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- The average employee admits they are 43% less productive while working with a hangover.
- 1 in 5 say they are more likely to drink more while WFH than if they had to go into the office the following day.
- Over half admit they have taken a sick day due to a hangover since the start of the pandemic.
- More than a quarter admit they have confused a hangover with a Coronavirus symptom.
- 65% said they would report a colleague for being consistently hungover at work.
- Over 1 in 3 admit they have spent the day working from bed with a hangover during the pandemic.
After indulging in one too many drinks the night before, your head may be pounding. Perhaps you are experiencing waves of nausea or maybe the room is spinning on its side. It’s likely that the last thing you want to do is get out of bed and get ready for a full day working from home. With 1 in 4 (24%) Americans admitting they have been drinking more since the start of the pandemic (DrugAbuse.com), it is more than likely that some workers have had to endure a hangover while working from home (WFH). However, even though they may appear easier to handle when you have the option of working from bed, do hangover symptoms actually impede on employees’ productivity throughout the day?
WithDrawal.net, a leading provider of treatment resources for drug and alcohol addiction, conducted a survey of 3,200 employees (aged 21+) across the U.S. and found that the average Maryland employee has spent a staggering 107 hours hungover while working from home during the pandemic (compared to a national average of 112 hours; since March 1st).
Additionally, the average employee admits they are 43% less productive while working from home and hungover. With typical hangover symptoms* including weakness, fatigue, headache, light and sound sensitivity, vertigo, anxiety and increased blood pressure, it is perhaps no wonder some find it difficult to work from home after a big night in. It can be easier to go overboard with booze when you don’t have to worry about commuting home afterwards.
Broken down across the country, it seems employees in Arkansas are taking the most advantage of being able to nurse a hangover while working from home as the average employee here has spent 166 hours hungover since the start of the pandemic. Comparatively, those in Maine have spent the least (but not insignificant) number of hours hungover during the pandemic (33 hours).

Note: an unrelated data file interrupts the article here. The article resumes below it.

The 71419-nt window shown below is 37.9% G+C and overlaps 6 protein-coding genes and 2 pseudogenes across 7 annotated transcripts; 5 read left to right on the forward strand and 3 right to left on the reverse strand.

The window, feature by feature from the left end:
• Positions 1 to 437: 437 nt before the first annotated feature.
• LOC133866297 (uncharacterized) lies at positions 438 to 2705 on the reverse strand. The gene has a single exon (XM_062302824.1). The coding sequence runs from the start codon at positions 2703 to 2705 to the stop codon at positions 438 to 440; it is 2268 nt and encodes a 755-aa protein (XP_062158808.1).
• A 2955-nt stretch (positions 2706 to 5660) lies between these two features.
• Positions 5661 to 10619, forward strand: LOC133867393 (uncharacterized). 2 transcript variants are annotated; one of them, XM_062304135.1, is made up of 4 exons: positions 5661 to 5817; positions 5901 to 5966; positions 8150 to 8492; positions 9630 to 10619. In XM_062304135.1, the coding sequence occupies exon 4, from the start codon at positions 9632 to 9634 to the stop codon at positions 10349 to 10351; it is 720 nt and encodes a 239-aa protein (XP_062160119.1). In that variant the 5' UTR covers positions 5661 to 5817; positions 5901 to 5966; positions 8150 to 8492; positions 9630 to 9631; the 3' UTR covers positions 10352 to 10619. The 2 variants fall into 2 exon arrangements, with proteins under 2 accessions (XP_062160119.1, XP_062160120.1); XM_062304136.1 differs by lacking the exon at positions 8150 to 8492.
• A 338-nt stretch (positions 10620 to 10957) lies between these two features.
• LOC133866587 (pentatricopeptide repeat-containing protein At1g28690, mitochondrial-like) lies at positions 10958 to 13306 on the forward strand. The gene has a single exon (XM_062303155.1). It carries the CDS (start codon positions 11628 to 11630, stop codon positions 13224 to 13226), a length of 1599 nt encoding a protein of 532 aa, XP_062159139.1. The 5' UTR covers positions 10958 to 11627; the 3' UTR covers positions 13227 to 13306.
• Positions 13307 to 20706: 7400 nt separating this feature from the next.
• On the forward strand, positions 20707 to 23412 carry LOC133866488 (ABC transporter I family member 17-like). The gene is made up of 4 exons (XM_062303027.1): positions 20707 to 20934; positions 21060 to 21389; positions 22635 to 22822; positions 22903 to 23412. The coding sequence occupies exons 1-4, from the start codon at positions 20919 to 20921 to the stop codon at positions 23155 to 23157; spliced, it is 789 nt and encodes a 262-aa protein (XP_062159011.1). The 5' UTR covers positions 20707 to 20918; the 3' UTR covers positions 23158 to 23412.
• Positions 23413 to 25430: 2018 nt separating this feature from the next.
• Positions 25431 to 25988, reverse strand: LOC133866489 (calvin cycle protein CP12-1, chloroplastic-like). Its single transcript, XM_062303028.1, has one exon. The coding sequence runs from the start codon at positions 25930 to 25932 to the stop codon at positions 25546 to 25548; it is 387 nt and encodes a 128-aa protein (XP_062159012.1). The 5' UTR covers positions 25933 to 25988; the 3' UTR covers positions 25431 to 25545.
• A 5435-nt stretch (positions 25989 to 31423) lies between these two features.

Given that more than 1 in 3 (37%) employees say they found it easier to deal with a hangover during lockdown, it is perhaps unsurprising that nearly 1 in 5 (19%) employees say they are likely to consume more alcohol while working from home compared to if they had to go into the office the next day. Workers may find it easier to conceal a hangover from their colleagues and employers through a screen instead of face-to-face. Additionally, dealing with a hangover at home may mean having easy and unlimited access to water and snacks, as well as being able to spend the day in PJs rather than formal office attire!
Moreover, if there are no video meetings or conferencing sessions scheduled for the day, employees may take the opportunity to nurse their hangovers by working from bed instead of their usual WFH office set up. The survey found that more than 1 in 3 (34%) employees say they have spent the day working from bed during the pandemic due to a hangover.
It is no secret that having to work if you’re feeling unwell is no easy task and is sometimes impossible. Due to the economic and emotional stress of the pandemic, some may be reaching for the bottle leading to increased alcohol consumption and worse hangovers. In fact, more than half (53%) of employees admit they have taken a sick day because of a hangover since the start of the pandemic.
Coronavirus symptoms could range from a pounding headache and nausea, to dehydration and increased blood pressure** – all of which are similar in nature to those presented when experiencing a hangover. In fact, aboard a flight to Heathrow Airport in March this year, a Londoner’s hangover caused panic among passengers and flight staff after her symptoms were mistaken for Coronavirus***. It seems this is a relatively common occurrence as more than 1 in 4 (27%) employees admit they have confused a hangover with a COVID-19 symptom since the start of the pandemic.
Additionally, more than 1 in 5 (21%) admit they have used a possible coronavirus symptom as an excuse to get off work when they were actually hungover!
Lastly, because a hangover can impede on employees’ productivity, having a co-worker who is consistently hungover may have an effect on the entire work team. This may be why more than half (65%) of employees say they would report a colleague for being constantly hungover at work.
“Whether it is due to more free time and less supervision, or trouble coping with diminished contact, it may be tempting to engage in behavior that wouldn’t go over well in the workplace,” said Erika Statzel, director of nursing at Greenhouse Treatment Center and spokesperson for WithDrawal.net. “But, it’s important to remember that can be a slippery slope. Very quickly, one drink can turn into many more. As the pandemic continues on into fall and winter, we’re still venturing into uncharted territory, and some employees might need ongoing support to cope. Many employee assistance programs have made significant changes to access and services to accommodate people during this time. If you’re having difficulties enduring these times, or suspect a co-worker may be struggling with an alcohol/substance use problem, take the time to understand all treatment options available to you.”